Title: Knives at Dawn: America's Quest for Culinary Glory at the Legendary Bocuse d'Or Competition
Author: Andrew Friedman
Genre: Non-Fiction: Food
New to me author? Yes
Read this author again? Maybe
Where did it take place? US, Lyon
FTC Disclosure: Borrowed from the library
Summary (from amazon.com):
Every two years, chefs from around the world gather to compete in the Bocuse d'Or, a grueling cooking competition that gives participants just five and a half hours to prepare a full menu of elaborate fish and meat dishes (with their own choice of supporting ingredients). As the 2009 contest drew near, restaurateurs Daniel Boulud and Thomas Keller were determined the U.S. would send a team that could finally bring back a medal; Friedman follows the quest through the selection of two cooks from Keller's French Laundry and stays with them until the final showdown. It's great fly-on-the-wall reporting that captures both the obsessive, perfectionist mindset of great chefs and their creative spontaneity under pressure—as small a matter as the sudden, intuitive selection of celeriac as an ingredient in a tart becomes a moment of high drama. The pace is relentless, but Friedman's observations of Timothy Hollingworth and his assistant, Adina Guest, as they struggle to rise to the challenge will have foodies riveted all the way through. Even those who don't care about the intricate details of a nine-course meal could learn something about entrepreneurship and project management from this story.
One of the harsh realities of every chef's life is that, at the end of each day, he will be judged.
Why did I pick this book?
Book about food competition - I haven't read on this topic before and it sounded like fun! I'd just finished watching Top Chef Season 5 (hadn't watched this show before) so I was in the mood for some books on food :)
- The beginning was a little slow and confusing with many names (probably didn't help that I started reading this while nursing a cold, so my concentration wasn't as good as usual) but it did get better later once I figured out who-is-who. As much as I like reading about food, I don't know a lot of chef names... I wish there was a list of character in the beginning or something to make it easier to follow who these people were. While I didn't watch Top Chef Season 3 - the winner of that season did appear in Season 5, and made an appearance in the book, so it was fun to see the connection. The book also briefly mentioned Top Chef.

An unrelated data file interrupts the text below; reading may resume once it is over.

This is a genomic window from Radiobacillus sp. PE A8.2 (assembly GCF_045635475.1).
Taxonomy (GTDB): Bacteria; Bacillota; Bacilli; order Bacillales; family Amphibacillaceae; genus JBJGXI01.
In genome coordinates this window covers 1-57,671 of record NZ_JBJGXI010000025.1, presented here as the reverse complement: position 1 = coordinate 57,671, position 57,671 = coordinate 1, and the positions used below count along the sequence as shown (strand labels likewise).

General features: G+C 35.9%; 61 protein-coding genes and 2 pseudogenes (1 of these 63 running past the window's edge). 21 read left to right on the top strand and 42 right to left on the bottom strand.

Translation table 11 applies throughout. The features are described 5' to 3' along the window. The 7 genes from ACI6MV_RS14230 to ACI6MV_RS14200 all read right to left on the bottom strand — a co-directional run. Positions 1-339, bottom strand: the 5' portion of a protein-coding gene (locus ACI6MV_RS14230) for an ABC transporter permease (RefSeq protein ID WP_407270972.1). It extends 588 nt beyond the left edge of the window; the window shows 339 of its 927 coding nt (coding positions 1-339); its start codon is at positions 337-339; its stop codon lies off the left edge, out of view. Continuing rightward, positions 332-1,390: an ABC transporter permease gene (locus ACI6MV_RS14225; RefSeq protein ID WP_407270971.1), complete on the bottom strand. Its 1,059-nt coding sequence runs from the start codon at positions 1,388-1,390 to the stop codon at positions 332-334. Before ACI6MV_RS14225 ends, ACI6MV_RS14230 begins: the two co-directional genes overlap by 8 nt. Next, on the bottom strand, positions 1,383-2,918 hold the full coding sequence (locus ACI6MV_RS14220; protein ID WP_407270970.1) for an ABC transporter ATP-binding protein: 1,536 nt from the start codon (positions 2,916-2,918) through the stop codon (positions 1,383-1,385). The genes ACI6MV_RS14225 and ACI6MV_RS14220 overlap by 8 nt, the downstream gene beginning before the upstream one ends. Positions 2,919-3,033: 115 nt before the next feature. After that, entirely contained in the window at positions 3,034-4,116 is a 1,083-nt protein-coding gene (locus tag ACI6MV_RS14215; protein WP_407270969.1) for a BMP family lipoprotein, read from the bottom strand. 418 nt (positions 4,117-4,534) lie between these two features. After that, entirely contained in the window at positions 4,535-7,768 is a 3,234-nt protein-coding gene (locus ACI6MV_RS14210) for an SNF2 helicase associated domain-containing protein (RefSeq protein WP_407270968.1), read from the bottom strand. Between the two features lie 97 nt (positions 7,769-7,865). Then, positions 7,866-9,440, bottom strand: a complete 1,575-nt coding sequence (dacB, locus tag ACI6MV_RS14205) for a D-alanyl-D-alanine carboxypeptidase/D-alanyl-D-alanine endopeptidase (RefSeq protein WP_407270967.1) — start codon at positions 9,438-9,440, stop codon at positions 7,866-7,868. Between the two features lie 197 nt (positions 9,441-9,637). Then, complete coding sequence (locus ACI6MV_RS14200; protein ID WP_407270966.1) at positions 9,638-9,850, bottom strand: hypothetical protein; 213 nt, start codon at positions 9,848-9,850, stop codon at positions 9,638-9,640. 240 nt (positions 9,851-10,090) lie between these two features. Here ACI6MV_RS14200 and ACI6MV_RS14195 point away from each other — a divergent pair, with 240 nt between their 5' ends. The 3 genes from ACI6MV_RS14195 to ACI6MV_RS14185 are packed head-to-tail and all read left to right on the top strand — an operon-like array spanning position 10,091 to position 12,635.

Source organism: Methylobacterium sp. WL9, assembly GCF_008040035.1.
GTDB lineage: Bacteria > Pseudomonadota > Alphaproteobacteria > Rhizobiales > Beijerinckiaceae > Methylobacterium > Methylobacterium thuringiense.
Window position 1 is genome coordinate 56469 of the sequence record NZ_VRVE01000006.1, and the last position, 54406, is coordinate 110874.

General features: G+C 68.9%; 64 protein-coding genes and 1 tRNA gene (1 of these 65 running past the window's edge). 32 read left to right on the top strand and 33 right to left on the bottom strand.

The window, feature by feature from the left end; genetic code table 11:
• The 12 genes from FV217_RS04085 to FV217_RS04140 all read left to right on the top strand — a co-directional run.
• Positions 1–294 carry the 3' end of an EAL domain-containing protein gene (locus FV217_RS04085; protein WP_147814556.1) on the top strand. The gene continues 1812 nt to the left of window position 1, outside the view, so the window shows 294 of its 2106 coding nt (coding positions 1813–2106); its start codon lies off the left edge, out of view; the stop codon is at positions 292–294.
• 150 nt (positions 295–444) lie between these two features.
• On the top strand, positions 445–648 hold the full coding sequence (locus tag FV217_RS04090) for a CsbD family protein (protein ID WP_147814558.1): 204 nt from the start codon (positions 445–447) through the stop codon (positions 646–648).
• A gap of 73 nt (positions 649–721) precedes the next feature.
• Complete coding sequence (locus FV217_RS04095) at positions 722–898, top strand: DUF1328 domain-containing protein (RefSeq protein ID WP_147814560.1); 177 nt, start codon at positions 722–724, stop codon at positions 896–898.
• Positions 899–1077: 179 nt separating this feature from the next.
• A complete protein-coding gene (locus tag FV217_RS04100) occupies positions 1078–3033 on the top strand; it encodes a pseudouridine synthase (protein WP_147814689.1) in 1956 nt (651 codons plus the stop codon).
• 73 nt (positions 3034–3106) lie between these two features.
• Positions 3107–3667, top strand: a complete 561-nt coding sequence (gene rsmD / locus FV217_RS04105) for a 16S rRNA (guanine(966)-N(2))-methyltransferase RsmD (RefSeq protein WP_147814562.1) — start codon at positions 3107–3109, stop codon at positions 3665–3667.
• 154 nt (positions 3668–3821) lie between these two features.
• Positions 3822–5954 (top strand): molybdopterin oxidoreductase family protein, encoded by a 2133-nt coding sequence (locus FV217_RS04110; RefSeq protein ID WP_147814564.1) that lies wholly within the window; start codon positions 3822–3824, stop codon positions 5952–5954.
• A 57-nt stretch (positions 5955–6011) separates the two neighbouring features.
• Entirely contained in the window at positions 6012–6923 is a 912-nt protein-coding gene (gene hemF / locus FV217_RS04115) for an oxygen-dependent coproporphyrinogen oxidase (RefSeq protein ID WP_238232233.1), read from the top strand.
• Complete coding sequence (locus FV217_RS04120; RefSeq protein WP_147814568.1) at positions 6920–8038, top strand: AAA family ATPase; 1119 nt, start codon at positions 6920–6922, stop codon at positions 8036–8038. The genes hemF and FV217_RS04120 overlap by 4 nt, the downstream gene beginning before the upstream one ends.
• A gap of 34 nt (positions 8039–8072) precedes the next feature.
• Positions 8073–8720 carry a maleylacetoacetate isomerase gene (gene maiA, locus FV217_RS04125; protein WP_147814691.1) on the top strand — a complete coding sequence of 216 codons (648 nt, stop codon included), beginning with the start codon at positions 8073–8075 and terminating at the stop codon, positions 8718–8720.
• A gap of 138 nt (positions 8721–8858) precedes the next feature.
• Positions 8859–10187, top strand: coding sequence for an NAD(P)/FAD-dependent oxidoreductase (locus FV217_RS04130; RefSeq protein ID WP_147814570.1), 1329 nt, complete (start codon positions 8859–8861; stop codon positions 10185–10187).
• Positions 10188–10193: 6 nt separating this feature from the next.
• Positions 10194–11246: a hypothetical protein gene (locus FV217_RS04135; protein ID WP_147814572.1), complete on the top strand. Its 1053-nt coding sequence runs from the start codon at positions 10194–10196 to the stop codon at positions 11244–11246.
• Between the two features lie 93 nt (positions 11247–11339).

- Food competition is intense!!! It was amazing all the preparation that went into it - not just the food itself, but all the other organization and preparation
- I wish there were more photos (especially close up) of the food mentioned! I am not familiar with a lot of food terminology (especially French) so it'd have helped to have a bit more guidance. Better yet, this probably would have been more fun if this book was a documentary - actually they did plan on making one, but decided to scrap the idea, which was a shame.
- Definitely made you appreciate the food that you eat when you go to the restaurants!
- Warning! They have some pictures in the middle of the book, don't look at the pictures (especially the last page) or you'll know who won the competition. I looked at the pictures once I found out who the USA rep was, but didn't look at the very last picture (the one at the bottom) as that one showed who got gold/silver/bronze.
As for the food, in competition a combination of textures is essential: the three primary ones being "crisp/crunchy, meaty, and soft." By way of illustration, Henin pointed out that apple pie a la mode, which he described as the most popular dessert in the world, has all three: the crust is crunchy, the apple is meaty, and the ice cream is soft. (48-49)
Have you read this book?
If you have, I would love to hear what you think!
I'll link your review here if you wish!